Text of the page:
Is this movie life-changing? No — but it’s not supposed to be. It is, however, funny, smart and innovative. It’s been hated for not being funny enough, or hailed as a great parody. But to merely call it a parody is to file it away with flops like Not another Teen Movie. It’s a smart satire that offers an honest look at the way our society talks about war. Franco and Rogen erred on the side of intelligent/esoteric humor instead of dropping to the lowest common literacy rate, like they did in Pineapple. We already have movies like Ted (Seth McFarlane’s bromantic, teddy bear comedy) and they are sometimes hilarious, but considering what’s on tap for 2015 in terms of North Korea, we need smarter satire, not more mindless parody.
And that’s exactly where The Interview gets it right.
* SPOILER ALERT – DO NOT READ ON BEFORE SEEING FILM *
I didn’t touch on the opening of the film in order to section off this spoiler.
To me, one of the most shocking parts of the film has nothing to do with Kim Jong-un. It is the beginning–where famous rapper, Eminem comes out as gay. First Dave Skylark accuses real life satirist, Eminem (Funny People) of hating old people. Skylark assumes a role here reminiscent of early 2000’s media personas that mistook Eminem’s satire for confessional lyrics. Personas that didn’t see the lengths Eminem had gone to in labeling his work as satire. Like the fact that he created his alter ego, Slim Shady to express views that were not his own.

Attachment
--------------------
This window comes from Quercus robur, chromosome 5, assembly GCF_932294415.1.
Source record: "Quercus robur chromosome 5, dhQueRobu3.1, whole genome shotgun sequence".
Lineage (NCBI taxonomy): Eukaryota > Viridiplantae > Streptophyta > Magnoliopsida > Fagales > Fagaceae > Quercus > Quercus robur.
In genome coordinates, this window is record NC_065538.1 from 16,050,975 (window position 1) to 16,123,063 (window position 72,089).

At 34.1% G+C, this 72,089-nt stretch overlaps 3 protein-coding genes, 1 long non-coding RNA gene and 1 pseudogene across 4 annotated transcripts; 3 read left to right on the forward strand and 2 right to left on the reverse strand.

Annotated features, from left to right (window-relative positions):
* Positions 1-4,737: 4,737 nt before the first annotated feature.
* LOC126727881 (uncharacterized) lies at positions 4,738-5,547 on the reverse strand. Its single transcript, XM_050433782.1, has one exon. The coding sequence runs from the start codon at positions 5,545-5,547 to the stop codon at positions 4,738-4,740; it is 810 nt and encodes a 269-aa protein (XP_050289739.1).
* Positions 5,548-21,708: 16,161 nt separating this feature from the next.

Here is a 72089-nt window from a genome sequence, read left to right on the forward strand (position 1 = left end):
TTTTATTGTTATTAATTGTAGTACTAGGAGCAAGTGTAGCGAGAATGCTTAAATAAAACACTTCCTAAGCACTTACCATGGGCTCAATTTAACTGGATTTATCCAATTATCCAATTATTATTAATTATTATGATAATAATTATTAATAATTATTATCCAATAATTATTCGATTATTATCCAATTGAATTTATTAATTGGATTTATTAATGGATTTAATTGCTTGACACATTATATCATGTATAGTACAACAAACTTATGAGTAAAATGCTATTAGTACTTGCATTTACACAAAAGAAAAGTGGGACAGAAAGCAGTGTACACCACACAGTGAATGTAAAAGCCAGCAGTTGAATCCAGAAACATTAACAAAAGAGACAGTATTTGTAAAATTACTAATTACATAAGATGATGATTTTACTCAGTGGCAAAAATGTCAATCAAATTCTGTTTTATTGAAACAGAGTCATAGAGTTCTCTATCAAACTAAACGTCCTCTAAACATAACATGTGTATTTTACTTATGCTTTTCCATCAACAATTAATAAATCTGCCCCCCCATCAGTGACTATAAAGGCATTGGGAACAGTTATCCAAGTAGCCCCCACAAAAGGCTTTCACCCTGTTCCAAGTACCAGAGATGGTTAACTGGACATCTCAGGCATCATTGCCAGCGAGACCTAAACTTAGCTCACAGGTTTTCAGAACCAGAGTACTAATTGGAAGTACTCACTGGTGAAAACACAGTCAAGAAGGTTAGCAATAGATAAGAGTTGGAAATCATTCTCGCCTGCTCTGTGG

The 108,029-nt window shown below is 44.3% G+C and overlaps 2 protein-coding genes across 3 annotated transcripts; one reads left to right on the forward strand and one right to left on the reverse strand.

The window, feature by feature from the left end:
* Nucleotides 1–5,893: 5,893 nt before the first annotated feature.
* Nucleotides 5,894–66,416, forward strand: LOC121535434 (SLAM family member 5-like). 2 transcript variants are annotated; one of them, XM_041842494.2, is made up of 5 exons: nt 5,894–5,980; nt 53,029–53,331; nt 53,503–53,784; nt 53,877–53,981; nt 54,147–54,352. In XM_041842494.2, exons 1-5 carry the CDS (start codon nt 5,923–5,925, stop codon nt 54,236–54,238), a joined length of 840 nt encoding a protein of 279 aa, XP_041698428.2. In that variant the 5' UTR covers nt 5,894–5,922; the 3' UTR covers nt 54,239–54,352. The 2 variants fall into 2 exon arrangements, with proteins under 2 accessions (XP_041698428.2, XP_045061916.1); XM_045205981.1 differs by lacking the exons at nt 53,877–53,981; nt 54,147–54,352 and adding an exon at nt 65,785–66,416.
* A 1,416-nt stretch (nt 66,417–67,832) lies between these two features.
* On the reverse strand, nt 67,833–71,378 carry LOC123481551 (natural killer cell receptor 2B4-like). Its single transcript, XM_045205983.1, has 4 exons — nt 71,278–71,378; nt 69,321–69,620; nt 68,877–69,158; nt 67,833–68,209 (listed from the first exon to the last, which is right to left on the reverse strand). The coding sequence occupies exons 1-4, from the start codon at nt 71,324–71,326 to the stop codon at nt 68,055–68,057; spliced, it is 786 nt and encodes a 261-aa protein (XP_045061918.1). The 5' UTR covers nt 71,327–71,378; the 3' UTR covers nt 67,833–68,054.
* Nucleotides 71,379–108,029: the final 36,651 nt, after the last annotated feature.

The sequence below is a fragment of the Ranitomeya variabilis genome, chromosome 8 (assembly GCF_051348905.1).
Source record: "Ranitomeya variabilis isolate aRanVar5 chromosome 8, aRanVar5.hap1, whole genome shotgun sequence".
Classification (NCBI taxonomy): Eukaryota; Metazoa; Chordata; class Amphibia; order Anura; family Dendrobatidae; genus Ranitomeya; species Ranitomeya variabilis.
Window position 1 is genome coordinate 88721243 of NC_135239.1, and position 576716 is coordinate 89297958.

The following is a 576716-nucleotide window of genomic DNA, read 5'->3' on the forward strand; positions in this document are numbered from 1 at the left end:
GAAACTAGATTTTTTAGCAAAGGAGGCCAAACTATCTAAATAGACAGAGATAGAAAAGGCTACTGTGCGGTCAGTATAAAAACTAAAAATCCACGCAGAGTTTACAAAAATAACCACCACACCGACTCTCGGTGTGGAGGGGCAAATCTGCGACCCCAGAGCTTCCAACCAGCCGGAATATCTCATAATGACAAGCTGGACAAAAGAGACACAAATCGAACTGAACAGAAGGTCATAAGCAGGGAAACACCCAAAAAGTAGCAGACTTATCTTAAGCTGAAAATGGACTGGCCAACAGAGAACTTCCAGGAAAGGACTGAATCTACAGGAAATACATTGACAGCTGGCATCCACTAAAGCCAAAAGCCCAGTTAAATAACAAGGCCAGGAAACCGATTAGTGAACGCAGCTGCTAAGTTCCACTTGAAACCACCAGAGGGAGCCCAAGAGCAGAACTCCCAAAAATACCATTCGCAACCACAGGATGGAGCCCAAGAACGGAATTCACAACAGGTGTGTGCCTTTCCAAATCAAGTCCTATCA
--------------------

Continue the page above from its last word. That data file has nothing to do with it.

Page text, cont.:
Saying Eminem is homophobic is akin to calling Mark Twain a racist. Need we go back to high school English literature to explain the difference between the speaker and the author? Huck Finn was written as commentary on racists as a way to mock them and ridicule their evil ways. And the same tropes are seen in Eminem’s work as he mocks those who are homophobic. Yet the early 2000’s was full of “Eminem is gay” arguments. An essay titled, “Will the Real Slim Shady Please Come Out?” even made it into my literary theory textbook in college. So does Skylark merely parody yet another clueless critic? No he doesn’t and that’s where Frogen strikes comedy gold.
What turns this joke on its head and allows for a brilliant comedic opening, is when Eminem delivers one of the most shocking lines of the movie. “I’m gay.” In his calm, serious-as-hell affect, Eminem says, “People think that my lyrics are homophobic, you know, it’s because I’m gay.” Then the rapper continues to touch on his violent lyrics as if nothing’s happened. And what makes it even funnier than the prospect of Eminem coming out of the closet on live TV, is the Seth Rogen-quality freak-out we’ve come to know and love.
Rogen’s character, Aaron, gets that clueless, “it’s the end of the world?!” look from This is The End that made for such funny scenes. It’s also a welcome change from the slew of gay jokes hurled at James Franco, for being the artistic, intellectual of the group of actors. And it foreshadows the homoerotic relationship Dave Skylark later has with Kim Jong-un. It gets even funnier when Skylark assumes he misheard only to hear the stoic rapper say, “I’m a homosexual.” And Rogen’s character, Aaron delivers, “Eminem just said he was gay. Four times! That’s what the fuck just happened!”
“I’ve pretty much just been leaving a bread crumb trail of gayness” Eminem responds calmly. And this is just one of many great cameos we see in the film.